Wilmington Learning Collaborative seeks more time to ramp up work
Late start. More work than we thought. Too little time to get it all done.
Nearly four months after their first meeting, members of the Wilmington Learning Collaborative Council decided to ask the school boards that signed the Memorandum of Understanding that created the council to give them more time to complete the tasks identified in the MOU.
The council, composed primarily of superintendents, school board members and parents from the Brandywine, Red Clay and Christina school districts, is charged with developing and overseeing innovations to transform education in most of the Wilmington schools in those districts that serve kindergarten through eighth grade.
It took nearly two years for a campaign led by Gov. John Carney to produce the MOU that was signed by the three districts in November and two more months to complete selection of the WLC Council’s voting members. Since its first meeting in January, seven months later than its anticipated start, the council has spent most of its time on what some have called “adult issues” – getting organized, drafting bylaws and policies, trying to pull a staff together – without getting around to attacking the school reform topics central to its mission. The council’s target had been to launch a variety of improvements in city schools at the start of the next school year, but it is apparent now that it will not achieve that goal.
Following a lengthy discussion at its May 4 meeting, the council voted to have its legal counsel draft a request to the three school boards to ask for more time to meet the MOU requirements.
The specifics of the request were not detailed at the meeting other than that it would involve stretching some deadlines by six or seven months beyond the original timeline. For example, the WLC council has not completed several key tasks. Two had a March 31 deadline: completing a needs assessment for each participating city school and reaching agreement with the districts on performance goals for improving student outcomes. Establishing educator leadership teams and community councils at each of those nine schools, another key step in giving schools and their constituents more input to goal-setting, has not been completed either.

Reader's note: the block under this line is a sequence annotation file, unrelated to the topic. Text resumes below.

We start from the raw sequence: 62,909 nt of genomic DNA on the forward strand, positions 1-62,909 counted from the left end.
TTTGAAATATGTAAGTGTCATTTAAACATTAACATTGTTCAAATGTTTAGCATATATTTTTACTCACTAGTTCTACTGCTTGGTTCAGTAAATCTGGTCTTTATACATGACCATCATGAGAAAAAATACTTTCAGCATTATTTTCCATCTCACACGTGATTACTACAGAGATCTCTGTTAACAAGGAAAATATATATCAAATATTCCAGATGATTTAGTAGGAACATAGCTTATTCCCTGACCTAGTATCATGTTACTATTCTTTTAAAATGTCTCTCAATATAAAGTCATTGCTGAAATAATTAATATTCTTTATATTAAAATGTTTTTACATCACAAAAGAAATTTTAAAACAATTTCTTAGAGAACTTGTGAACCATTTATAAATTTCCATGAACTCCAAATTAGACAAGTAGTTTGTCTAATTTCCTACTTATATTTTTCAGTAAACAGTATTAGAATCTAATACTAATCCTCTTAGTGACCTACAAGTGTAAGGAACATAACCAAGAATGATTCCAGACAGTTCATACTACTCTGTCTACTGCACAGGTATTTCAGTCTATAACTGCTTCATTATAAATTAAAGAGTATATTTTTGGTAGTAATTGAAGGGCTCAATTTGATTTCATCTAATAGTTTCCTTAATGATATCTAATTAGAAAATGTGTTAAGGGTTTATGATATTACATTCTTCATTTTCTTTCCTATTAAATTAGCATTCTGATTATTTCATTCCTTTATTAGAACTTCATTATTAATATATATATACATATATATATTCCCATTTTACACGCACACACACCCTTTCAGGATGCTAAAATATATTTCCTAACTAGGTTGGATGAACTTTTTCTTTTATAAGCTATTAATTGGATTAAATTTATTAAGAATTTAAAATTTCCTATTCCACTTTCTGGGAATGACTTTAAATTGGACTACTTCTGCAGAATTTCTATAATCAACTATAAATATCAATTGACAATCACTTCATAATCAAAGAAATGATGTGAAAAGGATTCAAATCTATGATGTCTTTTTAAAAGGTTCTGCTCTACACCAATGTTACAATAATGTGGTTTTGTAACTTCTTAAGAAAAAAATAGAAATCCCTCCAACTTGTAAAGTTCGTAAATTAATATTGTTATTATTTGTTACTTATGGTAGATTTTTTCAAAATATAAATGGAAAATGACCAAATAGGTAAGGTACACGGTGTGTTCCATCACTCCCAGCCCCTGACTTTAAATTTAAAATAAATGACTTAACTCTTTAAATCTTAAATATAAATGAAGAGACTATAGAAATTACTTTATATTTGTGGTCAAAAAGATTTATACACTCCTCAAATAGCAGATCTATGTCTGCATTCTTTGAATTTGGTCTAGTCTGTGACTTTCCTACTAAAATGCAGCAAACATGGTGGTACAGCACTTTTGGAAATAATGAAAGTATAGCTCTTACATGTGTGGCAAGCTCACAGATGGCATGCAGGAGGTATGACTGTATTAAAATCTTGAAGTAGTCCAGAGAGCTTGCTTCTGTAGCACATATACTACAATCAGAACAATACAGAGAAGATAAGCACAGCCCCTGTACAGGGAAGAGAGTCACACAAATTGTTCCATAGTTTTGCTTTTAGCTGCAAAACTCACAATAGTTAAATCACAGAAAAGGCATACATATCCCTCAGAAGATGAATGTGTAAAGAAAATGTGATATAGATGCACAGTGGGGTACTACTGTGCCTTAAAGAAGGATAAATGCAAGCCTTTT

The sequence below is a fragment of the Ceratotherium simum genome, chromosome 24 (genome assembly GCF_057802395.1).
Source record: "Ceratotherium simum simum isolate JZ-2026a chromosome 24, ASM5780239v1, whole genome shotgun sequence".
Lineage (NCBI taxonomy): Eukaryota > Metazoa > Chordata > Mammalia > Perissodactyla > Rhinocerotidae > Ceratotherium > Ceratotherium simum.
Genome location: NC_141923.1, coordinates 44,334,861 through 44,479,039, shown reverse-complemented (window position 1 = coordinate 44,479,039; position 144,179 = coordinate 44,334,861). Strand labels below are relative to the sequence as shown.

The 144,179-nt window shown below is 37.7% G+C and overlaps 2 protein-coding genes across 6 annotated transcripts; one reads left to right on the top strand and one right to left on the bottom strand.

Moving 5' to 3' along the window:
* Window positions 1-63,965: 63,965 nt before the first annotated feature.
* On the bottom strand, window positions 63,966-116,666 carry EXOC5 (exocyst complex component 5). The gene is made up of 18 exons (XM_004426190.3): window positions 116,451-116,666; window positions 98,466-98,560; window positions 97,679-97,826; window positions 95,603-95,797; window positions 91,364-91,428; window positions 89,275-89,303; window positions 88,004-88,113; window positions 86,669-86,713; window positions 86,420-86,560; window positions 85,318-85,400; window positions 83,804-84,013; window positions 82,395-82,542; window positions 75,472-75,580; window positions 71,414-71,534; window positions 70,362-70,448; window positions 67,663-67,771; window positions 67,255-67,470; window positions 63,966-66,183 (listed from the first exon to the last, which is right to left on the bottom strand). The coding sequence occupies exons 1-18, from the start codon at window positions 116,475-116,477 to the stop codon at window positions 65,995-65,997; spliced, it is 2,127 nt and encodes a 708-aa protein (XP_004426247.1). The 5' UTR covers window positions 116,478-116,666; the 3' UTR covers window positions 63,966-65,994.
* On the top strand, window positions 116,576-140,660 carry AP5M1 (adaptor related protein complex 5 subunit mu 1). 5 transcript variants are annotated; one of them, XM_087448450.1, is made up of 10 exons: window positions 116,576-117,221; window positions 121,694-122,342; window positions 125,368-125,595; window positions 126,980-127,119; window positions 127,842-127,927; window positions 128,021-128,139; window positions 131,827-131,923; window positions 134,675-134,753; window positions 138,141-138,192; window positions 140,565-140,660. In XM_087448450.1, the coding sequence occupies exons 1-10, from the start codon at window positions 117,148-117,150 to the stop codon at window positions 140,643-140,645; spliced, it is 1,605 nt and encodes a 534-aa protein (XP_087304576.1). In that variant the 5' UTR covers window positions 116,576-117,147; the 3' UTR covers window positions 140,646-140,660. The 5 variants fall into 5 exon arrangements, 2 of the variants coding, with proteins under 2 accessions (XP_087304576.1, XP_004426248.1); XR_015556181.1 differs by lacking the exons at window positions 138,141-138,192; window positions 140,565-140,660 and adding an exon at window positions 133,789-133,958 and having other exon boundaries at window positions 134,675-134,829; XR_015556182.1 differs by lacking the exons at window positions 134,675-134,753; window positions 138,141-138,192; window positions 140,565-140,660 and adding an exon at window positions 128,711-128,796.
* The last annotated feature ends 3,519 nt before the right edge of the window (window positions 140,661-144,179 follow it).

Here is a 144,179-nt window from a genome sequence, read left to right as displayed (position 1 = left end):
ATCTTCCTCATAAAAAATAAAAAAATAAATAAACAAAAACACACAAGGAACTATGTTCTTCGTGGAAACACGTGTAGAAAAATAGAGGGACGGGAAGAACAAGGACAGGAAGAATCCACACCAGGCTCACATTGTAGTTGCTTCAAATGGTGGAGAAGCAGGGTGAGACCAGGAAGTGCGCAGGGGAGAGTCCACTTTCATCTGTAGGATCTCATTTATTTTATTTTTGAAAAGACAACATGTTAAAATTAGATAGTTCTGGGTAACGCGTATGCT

This process for extending the deadlines will also take time. The council plans to review the draft request at its June meeting, then get it to the school boards in time for them to approve the request in July.
Near the conclusion of that discussion, Sophia Hughes, the council’s student representative from Red Clay, neatly summarized much of what had gone before.
“[You’re saying] we’re going to change our outlook. We’re not where the community would want us to be. We’re not able to effectively make change. We’re not in a position to do certain things right now because we don’t have a foundation,” she said.
Donald Patton, the council’s vice chairman, who presided at the meeting, praised Hughes’ encapsulation of the situation, adding, “we’re behind where we should be.”
The discussion actually began as the meeting opened, in its public comment section, when a parent and two teachers cited a need for more communication from the council and more details about the work it was doing on school-related issues.
“What are the next steps? … I heard there are a lot of gaps,” asked Chantae Vinson, who identified herself as a Red Clay parent and community advocate.